It seems everywhere I turn, I’m met with someone’s travel dreams inserted in a spreadsheet on web sites, news articles and even TV shows. I can understand the desire to dream about travel, I do it every day. What I can’t imagine is that anyone takes their own lists that seriously.
A bucket list is an assemblage of the activities you want to accomplish before you die, or kick the bucket. The travel version is what places and experiences you want to see and do prior to the aforementioned transformation into worm fodder. It sort of reminds me though of those horrible Goals documents so many employers make us write every year. Frankly, if I need to consult a sheet of paper buried in a desk drawer to figure out how to do my job, then there are larger issues at play. In my opinion, the same goes for travel. Why or how could you possibly prioritize your desired travel experiences?
I understand the basic premise as I stated in the first paragraph, it is an exercise in travel day dreaming which, hopefully, will one day lead to an actual trip. That’s one thing. It’s completely another to take these vague thoughts of “Paris would be nice…” to jotting them down, ink on paper and tacking them to your office wall. Since I’m not in possession of such a document, I’m not quite sure how the process works. Does one necessarily work down the list in order, ticking off items one at a time or is it a free for all of travel opportunity?
Here’s my real problem though, as one grows and matures, accumulates more travel experiences, that list must grow as well. I recently discussed pushing the travel envelope, and that the definition is different for everyone. If Joe Smith has never left the country, then any trip abroad will be pushing his travel envelope. For others this activity is prosaic and they look for more exotic or hard to replicate adventures. Both are fine, it just depends on one’s point of view.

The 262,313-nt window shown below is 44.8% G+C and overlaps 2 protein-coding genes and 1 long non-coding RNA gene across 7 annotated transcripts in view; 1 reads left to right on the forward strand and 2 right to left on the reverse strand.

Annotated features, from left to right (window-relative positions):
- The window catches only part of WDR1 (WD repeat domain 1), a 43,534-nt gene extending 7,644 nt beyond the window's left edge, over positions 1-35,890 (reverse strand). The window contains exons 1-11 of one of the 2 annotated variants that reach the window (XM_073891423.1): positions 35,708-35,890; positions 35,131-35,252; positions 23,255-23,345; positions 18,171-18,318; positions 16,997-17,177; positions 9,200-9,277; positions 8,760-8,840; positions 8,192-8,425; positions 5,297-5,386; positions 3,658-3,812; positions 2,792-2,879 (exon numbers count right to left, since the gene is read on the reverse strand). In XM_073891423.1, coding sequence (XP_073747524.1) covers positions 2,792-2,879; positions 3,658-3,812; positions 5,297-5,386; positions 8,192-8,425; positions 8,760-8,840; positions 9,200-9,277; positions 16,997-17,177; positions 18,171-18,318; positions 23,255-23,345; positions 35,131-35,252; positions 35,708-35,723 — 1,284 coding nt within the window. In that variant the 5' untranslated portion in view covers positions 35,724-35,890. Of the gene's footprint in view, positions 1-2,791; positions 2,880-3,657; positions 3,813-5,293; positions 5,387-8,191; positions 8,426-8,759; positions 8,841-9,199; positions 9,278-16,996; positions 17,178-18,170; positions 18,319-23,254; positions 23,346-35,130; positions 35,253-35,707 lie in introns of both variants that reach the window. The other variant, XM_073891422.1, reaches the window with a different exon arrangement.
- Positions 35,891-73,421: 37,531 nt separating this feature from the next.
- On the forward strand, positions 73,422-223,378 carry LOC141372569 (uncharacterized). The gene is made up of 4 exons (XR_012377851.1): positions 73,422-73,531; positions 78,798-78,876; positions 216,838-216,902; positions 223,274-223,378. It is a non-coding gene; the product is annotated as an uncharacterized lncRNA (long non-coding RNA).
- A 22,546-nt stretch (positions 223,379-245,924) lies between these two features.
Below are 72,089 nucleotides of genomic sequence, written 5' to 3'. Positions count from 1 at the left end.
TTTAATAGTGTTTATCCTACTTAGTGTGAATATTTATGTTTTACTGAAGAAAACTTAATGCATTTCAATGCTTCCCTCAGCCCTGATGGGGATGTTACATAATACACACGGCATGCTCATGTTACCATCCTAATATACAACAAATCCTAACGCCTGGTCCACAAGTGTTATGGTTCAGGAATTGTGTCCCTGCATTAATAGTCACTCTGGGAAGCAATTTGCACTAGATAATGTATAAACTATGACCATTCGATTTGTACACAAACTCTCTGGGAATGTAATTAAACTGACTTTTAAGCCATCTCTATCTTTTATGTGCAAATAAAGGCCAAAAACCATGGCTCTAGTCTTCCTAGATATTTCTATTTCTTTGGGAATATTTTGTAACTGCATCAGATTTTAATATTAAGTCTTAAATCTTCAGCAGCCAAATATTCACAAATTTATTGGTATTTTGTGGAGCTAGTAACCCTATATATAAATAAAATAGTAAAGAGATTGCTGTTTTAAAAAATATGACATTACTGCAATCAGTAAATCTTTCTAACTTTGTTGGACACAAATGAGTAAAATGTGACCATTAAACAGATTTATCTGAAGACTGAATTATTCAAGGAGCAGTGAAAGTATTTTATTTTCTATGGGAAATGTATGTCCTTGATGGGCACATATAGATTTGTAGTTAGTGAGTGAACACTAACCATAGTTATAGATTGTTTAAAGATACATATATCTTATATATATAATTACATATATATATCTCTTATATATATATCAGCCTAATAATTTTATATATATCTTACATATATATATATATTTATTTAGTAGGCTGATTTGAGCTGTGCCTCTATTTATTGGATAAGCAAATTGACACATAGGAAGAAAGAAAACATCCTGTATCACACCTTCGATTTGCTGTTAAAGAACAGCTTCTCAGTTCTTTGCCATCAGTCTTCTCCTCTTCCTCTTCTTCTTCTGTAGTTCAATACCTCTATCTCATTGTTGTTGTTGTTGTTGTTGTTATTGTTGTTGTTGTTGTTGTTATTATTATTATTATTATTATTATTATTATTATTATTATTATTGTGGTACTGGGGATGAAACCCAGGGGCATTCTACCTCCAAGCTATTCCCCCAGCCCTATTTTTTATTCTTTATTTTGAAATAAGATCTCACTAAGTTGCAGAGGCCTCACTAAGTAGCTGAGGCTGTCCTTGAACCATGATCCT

So, stay with me here, the theory is that as one expands their personal travel boundaries, more travel destinations will suddenly become more appealing and, after a while, rather than a list of fanciful locales, the bucket list is a map of the Earth. That’s how I feel. There are very few places on this great blue sphere that I would not like to visit at least once. The places which hold no interest for me are for the most part too dangerous to visit.
I’m not saying that this is a mandatory progression of travel desires, just a likely one. I suppose it is entirely possible that a person who has visited 15 countries for pleasure has no desire to see anything more. I’m sure they’re out there, I just don’t think it likely. One summer a couple travels to Rome. The next year it’s Turkey. Then Israel. Then Thailand. You see the trend. Travel is like anything else in life, it takes experience to both enjoy it and become more adept at its practice.
So tear up those lists, throw them in the garbage and instead give the nearest globe a twirl, close your eyes and point. That, to me, is a much more fun activity.
What do you think? Is this an exercise in futility, or a useful travel habit?